It is a tragedy repeated too often: Young men and women go off to college -- usually their first experience living on their own -- and within short order they turn up dead, victims of an apparent suicide. In the 1970s, suicide among students became a frequent occurrence on college campuses, although at the time hallucinogens often were the culprit. Today, the drug of choice appears to be alcohol, a drug that is considered benign but can be just as lethal.

We offer our condolences to the family and friends of Jeffrey Steven Welkos of Ellicott City; it is their turn to mourn. Mr. Welkos, an 18-year-old Salisbury State University freshman, apparently jumped from a fifth-floor dormitory window Monday and died. He was said to have been drinking heavily the previous night, although his friends say he showed no sign of contemplating jumping.

"I can't really believe it," said Matt Murray, 17, a friend. "He was always happy. He cared about everybody. He had the biggest heart of everyone I knew. He was everybody's best friend."

Perhaps it should come as little surprise that Jeffrey's 18-year-old roommate, David J. Bedingfield, saw another side of the Glenelg High graduate. Jeffrey, he said, "had a lot of fears" and "always said he wasn't going to live past 25."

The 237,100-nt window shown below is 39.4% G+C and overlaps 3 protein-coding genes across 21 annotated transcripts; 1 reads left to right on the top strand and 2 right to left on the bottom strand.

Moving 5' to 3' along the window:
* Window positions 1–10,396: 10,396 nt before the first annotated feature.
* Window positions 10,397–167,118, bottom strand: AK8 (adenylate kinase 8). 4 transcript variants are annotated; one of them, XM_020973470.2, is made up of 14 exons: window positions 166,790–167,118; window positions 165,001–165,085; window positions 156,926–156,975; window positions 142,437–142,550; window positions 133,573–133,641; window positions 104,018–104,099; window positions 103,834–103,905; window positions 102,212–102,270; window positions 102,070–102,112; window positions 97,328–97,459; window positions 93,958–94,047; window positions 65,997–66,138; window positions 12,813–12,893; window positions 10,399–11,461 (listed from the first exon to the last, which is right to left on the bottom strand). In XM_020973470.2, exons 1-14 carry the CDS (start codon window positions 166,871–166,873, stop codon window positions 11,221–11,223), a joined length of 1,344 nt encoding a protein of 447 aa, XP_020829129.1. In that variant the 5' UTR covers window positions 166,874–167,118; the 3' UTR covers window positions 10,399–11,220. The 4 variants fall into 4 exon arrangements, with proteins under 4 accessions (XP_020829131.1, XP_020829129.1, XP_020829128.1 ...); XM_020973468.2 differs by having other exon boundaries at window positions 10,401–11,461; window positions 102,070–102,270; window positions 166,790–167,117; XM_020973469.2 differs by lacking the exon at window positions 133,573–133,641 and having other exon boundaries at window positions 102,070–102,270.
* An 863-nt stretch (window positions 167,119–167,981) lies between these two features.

It would be easy to dismiss such expressions as the occasional moodiness of adolescence. Combined with a depressant such as alcohol, though, the result can be devastating. We can only hope this tragedy will convince some young people to show moderation, if not abstinence, in their consumption of alcohol. Suicide, death as a result of drunken driving and alcohol poisoning are not abstract ideas.

Too often of late, we have had to contemplate the issue of suicide among Howard residents. Last month, former Columbia Council President John Hansen died from a self-inflicted gunshot wound to the head. Such occurrences leave a psychic scar that extends beyond relatives and friends.

At the same time, these events remind us that depression, sporadic or long-term, is a recognizable mood disorder that affects five of every 100 people. Loss of appetite, weight loss, social withdrawal and sleeplessness are among its signs. But even when all the best intentions are applied, some will slip through the cracks and succumb to this damnable condition.

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